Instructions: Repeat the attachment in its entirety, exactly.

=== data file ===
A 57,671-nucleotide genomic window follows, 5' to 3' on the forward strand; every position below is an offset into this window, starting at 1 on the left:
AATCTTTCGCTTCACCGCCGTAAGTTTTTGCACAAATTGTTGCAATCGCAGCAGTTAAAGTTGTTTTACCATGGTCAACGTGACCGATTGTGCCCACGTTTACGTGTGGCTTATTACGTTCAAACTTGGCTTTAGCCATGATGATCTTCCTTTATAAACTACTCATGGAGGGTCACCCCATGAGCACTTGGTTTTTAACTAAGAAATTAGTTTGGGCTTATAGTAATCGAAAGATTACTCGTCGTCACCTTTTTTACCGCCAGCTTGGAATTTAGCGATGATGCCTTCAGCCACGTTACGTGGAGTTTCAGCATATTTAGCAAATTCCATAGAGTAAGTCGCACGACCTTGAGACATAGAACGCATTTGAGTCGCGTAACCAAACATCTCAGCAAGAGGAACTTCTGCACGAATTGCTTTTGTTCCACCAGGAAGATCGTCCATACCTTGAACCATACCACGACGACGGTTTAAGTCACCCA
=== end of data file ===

A 57,671-nucleotide genomic window follows, 5' to 3' on the forward strand; every position below is an offset into this window, starting at 1 on the left:
AATCTTTCGCTTCACCGCCGTAAGTTTTTGCACAAATTGTTGCAATCGCAGCAGTTAAAGTTGTTTTACCATGGTCAACGTGACCGATTGTGCCCACGTTTACGTGTGGCTTATTACGTTCAAACTTGGCTTTAGCCATGATGATCTTCCTTTATAAACTACTCATGGAGGGTCACCCCATGAGCACTTGGTTTTTAACTAAGAAATTAGTTTGGGCTTATAGTAATCGAAAGATTACTCGTCGTCACCTTTTTTACCGCCAGCTTGGAATTTAGCGATGATGCCTTCAGCCACGTTACGTGGAGTTTCAGCATATTTAGCAAATTCCATAGAGTAAGTCGCACGACCTTGAGACATAGAACGCATTTGAGTCGCGTAACCAAACATCTCAGCAAGAGGAACTTCTGCACGAATTGCTTTTGTTCCACCAGGAAGATCGTCCATACCTTGAACCATACCACGACGACGGTTTAAGTCACCCA